"Excuse me. Next. Boring, bonehead questions are not cool. Next?"
It wasn't quite the vulgar term former Enron CEO (and longtime federal inmate) Jeffrey Skilling used to describe Richard Grubman, a fund manager for Highfields Capital Management, on an earnings call in 2001, but still, attacking the analyst is a well-worn tactic of CEOs who don't like being asked about questionable business practices, or, in the case of Musk and Tesla, repeated missed production goals.
It wasn't just Musk's response to this single question that caught the eye of the market. In avoiding answering important questions, Musk failed to assure investors that Tesla would (finally) meet production goals related to the Model 3. The result was an almost 5% drop in the company's share price during after-hours trading--even though the electric-car maker reported better-than-expected quarterly earnings.
There is good reason for investors and those who care about the important mission of creating affordable electric cars to be very skeptical of Musk, despite his tremendous popularity. If nothing else, running multiple companies at once is a really hard thing to do--especially when one of those businesses is a car manufacturer and another is a space program.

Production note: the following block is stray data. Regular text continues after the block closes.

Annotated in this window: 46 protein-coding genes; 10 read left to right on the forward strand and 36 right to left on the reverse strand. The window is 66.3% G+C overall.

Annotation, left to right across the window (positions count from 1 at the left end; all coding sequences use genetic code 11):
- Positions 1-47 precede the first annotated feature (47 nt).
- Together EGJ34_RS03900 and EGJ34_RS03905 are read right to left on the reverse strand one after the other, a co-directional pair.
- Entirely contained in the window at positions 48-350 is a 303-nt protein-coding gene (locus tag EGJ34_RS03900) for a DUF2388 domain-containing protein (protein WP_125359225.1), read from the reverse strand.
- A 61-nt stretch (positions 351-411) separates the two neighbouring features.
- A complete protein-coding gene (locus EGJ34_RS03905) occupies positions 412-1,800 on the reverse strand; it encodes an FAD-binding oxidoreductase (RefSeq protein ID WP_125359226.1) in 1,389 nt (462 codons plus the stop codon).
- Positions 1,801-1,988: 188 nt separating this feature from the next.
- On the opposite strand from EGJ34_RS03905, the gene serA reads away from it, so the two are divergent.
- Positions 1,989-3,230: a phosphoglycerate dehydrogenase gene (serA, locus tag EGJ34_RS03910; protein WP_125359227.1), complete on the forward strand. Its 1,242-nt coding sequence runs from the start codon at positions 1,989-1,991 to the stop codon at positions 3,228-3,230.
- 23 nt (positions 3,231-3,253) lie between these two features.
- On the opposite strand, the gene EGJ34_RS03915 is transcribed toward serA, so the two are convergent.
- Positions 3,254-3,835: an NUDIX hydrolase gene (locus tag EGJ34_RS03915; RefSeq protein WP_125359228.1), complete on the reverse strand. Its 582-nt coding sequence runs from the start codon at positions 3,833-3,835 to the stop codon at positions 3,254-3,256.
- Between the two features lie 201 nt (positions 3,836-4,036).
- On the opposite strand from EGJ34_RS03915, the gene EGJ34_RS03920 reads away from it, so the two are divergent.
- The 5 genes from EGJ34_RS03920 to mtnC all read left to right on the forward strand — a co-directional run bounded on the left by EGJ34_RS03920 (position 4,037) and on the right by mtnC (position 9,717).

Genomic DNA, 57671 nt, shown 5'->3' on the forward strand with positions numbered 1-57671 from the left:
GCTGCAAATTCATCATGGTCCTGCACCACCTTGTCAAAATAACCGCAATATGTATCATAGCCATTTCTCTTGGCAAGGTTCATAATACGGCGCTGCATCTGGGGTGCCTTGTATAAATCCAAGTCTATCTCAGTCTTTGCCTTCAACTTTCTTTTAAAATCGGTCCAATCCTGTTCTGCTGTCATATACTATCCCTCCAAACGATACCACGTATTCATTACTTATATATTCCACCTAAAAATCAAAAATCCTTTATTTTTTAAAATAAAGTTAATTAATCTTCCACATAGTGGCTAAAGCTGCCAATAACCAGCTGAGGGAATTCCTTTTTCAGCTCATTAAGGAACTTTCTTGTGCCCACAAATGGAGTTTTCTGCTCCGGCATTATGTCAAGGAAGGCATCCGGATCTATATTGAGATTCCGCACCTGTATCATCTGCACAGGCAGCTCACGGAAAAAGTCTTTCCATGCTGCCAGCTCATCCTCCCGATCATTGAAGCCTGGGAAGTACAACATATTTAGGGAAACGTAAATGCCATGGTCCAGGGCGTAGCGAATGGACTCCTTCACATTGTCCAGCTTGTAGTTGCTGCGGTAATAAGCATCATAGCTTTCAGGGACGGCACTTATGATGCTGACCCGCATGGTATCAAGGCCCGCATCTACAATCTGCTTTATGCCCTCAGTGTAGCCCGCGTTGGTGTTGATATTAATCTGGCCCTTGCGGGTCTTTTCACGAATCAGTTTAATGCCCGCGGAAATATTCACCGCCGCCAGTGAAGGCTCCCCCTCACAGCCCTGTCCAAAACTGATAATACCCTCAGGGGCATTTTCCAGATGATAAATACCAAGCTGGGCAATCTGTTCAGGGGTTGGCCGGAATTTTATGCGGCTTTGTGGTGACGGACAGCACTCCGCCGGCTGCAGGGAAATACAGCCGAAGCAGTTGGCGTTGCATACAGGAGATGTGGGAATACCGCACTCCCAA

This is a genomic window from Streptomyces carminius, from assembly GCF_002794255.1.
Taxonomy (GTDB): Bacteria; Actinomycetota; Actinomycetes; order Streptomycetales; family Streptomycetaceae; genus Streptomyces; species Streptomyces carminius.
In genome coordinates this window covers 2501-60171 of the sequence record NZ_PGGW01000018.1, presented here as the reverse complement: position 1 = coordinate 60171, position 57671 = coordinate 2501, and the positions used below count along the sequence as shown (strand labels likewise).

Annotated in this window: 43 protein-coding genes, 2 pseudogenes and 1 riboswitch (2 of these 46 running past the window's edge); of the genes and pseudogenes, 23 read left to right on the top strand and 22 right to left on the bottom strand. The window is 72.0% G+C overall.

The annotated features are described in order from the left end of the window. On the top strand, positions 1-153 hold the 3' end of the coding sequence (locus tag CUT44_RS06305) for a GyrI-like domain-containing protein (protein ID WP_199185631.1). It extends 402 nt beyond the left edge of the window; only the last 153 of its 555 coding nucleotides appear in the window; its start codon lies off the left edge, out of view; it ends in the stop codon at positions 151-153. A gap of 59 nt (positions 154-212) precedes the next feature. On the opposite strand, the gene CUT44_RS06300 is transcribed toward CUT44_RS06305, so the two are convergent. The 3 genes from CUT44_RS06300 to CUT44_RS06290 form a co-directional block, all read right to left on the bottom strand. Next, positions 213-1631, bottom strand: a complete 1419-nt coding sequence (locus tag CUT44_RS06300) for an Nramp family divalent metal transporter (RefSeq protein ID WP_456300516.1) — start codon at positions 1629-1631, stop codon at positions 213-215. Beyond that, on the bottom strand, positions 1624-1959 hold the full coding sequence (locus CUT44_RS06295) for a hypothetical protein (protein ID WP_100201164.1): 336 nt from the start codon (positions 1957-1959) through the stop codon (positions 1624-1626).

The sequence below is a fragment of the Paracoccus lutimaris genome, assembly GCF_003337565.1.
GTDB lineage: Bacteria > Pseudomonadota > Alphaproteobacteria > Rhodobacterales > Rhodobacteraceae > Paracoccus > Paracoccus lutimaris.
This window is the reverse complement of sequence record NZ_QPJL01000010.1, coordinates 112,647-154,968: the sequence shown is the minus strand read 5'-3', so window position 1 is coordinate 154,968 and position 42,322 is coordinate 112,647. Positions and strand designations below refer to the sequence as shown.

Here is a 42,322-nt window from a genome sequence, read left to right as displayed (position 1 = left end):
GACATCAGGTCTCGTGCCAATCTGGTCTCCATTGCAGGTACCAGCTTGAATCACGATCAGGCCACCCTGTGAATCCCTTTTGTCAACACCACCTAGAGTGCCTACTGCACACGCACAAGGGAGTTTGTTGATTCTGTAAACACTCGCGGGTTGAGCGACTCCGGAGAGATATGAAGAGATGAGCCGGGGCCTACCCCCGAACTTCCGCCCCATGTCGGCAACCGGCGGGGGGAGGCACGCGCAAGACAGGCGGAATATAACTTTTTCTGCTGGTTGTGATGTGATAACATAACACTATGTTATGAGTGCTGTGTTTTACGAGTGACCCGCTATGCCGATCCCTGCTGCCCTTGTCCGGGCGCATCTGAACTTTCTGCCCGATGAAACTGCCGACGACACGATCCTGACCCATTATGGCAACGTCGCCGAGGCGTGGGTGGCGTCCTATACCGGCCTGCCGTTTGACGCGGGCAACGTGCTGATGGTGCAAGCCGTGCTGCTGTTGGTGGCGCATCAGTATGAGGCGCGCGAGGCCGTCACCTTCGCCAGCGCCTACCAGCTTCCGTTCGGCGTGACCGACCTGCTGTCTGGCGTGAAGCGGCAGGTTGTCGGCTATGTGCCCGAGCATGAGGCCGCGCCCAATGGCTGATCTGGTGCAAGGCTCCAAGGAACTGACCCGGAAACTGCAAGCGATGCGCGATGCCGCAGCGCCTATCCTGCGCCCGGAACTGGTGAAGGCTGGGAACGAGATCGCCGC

To the best of my recollection, NASA and General Motors have never shared a CEO.
Of course, Elon Musk has much more on his plate than just running space programs and car companies.
He is also building a cyborg dragon.
(Or at least tweeting about building a cyborg dragon.)
The cyborg dragons, cars in space, and internet on the moon may just be very effective public relations strategies in the face of a growing number of Tesla-watchers who are beginning to doubt the company line, if not outright shorting the stock.
But using insults to shut down analysts is far more serious than just distracting tweets. It's the corporate equivalent of shouting "Fake News!" at an investigative reporter who has just hit a nerve. When Jeffrey Skilling used an anatomically related slur to describe Richard Grubman, it encouraged journalists to look past the glowing PR of Enron and start asking real questions. It wasn't long before those questions led to the exposure of what would become the most notorious case of corporate fraud ever.
To date, there is no evidence that shows Tesla is Enron, or Elon Musk is Jeffrey Skilling.
However, that doesn't mean investors, regulators, and the media shouldn't take a closer look or ask important questions, especially when Elon Musk himself understands the importance of "Boring." It is, after all, the name of yet another one of his companies. Sometimes the boring stuff is the important stuff--like the question a Bernstein analyst asked about Tesla's capital expenditures before he was insulted and rudely dismissed by Elon Musk.
In this case, the answer to the analyst's "boring" question may not have even been all that important.
What is important is that in coupling an insult with a refusal to answer the question, Elon Musk gave us a faint echo of Enron.
And any echo of Enron, no matter how faint, is worth paying attention to.